6. Maritime MuseumMaritime Museum
    • The Maritime Museum appropriate stands in the Aquatic Park Bathhouse Building. Correspondingly, the structure looks like an old white ocean liner. In the centre of the park, this art deco structure sits across the street from Ghirardelli Square.
    • Here you will find 35,000 items on display about the local maritime tradition around San Francisco.
  7. Mission Dolores
    • Mission Dolores incredibly is the oldest, still-standing, structure in San Francisco, having survived the 1906 earthquake. Founded back in 1776 in order to bring Spanish settlers to the area. Henceforth, it ministered to the local Native Americans.
  8. painted ladiesPainted Lady Victorians
    • The world-famous Painted Ladies stand in the Haight-Ashbury neighbourhood. They look to the west at Almo Square. These Victorian homes, seen in so many films and postcards, are a beautiful sight indeed.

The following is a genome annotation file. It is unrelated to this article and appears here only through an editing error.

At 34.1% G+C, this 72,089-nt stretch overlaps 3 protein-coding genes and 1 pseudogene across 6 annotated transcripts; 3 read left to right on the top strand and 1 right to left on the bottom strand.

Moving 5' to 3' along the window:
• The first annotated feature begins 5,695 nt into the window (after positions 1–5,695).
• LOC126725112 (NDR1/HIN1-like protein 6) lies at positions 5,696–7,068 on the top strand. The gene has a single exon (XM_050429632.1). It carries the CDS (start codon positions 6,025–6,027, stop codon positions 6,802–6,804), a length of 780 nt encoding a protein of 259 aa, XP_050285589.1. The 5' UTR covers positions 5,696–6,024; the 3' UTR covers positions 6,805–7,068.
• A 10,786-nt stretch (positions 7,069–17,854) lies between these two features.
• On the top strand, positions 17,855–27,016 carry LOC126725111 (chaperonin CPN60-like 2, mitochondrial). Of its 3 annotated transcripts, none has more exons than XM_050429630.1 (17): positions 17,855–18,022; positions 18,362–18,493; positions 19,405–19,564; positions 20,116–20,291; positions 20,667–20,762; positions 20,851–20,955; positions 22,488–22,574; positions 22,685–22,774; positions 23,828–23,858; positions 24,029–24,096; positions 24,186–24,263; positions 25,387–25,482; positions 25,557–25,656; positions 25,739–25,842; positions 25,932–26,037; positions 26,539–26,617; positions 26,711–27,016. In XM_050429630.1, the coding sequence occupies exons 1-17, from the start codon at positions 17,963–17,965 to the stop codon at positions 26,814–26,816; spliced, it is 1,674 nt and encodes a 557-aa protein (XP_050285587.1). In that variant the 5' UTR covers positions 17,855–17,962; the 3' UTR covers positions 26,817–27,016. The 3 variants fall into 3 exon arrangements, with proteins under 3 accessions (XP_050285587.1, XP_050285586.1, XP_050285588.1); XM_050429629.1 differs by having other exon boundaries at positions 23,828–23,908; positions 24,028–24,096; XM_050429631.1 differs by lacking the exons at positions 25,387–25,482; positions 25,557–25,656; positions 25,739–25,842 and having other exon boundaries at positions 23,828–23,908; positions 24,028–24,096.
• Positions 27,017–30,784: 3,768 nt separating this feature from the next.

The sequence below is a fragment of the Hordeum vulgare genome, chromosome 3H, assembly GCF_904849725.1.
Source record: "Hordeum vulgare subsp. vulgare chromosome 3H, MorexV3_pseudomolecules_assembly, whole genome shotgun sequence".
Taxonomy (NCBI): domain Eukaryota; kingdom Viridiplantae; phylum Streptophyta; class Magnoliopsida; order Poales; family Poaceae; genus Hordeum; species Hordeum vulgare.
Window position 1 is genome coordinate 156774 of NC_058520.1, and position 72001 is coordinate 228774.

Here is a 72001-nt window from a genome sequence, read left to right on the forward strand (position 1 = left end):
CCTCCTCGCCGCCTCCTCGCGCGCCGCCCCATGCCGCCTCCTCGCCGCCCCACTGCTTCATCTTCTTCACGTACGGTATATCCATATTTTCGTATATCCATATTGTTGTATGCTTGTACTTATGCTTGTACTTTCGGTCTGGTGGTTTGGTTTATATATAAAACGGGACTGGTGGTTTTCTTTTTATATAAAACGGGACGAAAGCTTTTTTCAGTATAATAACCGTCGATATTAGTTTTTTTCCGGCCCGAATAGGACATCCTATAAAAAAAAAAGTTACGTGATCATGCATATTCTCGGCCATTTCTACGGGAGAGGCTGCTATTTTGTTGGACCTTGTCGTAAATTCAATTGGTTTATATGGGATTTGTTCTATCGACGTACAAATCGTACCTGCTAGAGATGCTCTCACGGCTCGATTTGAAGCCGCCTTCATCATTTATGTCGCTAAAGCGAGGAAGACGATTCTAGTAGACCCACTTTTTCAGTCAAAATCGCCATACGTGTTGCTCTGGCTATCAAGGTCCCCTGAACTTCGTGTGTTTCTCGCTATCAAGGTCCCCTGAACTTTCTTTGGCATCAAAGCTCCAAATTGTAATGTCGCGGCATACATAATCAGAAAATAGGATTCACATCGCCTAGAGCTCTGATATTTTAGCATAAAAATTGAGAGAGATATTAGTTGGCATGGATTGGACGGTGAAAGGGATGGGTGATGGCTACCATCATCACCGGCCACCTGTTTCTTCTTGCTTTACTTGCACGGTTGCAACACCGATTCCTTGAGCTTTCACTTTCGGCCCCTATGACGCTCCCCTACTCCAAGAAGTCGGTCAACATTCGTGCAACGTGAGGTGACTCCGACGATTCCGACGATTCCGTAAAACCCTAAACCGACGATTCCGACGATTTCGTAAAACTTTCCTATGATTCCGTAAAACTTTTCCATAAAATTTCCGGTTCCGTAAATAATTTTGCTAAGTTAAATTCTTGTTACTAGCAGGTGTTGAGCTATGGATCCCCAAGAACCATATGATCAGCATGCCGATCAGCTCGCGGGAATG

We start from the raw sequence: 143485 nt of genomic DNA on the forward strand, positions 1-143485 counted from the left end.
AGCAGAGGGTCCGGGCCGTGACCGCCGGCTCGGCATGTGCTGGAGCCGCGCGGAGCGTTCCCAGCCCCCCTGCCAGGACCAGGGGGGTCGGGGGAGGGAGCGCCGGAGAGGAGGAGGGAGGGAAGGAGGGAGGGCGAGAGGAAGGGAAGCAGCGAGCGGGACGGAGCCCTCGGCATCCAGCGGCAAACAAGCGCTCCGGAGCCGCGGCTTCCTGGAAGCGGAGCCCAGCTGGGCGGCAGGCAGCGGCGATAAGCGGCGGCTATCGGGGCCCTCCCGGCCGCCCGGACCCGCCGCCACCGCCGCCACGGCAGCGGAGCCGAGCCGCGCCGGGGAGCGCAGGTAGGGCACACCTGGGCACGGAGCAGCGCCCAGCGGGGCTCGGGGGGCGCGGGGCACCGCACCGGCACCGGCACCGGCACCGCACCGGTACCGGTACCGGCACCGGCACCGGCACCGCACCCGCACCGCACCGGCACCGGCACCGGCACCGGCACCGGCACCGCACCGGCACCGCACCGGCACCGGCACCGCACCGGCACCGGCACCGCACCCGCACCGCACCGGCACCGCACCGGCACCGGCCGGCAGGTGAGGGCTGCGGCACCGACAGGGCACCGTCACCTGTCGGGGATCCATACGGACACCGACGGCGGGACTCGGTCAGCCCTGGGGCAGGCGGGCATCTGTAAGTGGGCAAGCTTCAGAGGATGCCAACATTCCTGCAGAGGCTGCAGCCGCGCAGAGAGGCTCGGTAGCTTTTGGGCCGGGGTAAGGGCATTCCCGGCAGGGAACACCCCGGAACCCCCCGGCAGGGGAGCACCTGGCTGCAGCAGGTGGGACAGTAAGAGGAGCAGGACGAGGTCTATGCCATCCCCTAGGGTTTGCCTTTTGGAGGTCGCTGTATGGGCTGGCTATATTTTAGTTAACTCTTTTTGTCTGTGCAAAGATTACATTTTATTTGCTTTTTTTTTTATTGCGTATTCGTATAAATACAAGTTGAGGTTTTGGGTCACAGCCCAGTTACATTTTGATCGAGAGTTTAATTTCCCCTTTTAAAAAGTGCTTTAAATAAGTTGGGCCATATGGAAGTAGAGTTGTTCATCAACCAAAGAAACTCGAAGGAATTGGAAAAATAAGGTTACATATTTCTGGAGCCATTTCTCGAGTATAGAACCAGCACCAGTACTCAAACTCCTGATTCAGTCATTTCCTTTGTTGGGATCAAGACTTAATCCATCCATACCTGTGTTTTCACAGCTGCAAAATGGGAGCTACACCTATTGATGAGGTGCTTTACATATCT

9. Palace of Fine Arts
    • The Palace of Fine Arts in San Francisco is the last remaining structure built for the 1915 Panama Pacific Exposition. This pink and beige stone building with arcade sits next to a pond. It is near the foot of the Golden Gate Bridge on the north side of San Francisco.
    • In light of its history and architecture, it now figures prominently on the National Register of Historic Places.
  10. San Francisco City Hall
    • SF City Hall stands in the Civic Center district next to War Memorial Opera House and Asian Art Museum. It was build in Beaux-Arts style and could easily pass as the Capitol of California – however, that is in Sacramento.
  11. San Francisco Museum of Modern Art (SFMOMA)
    • SFMOMA intended to be the 1st modern art museum on the west coast of the United States. Since 1935 when construction completed, renovations were undertaken across its 10 floors. It reopened eventually in 2016. As a result of this renovation, it now looks like a giant white meringue. Snohetta designed SFMOMA.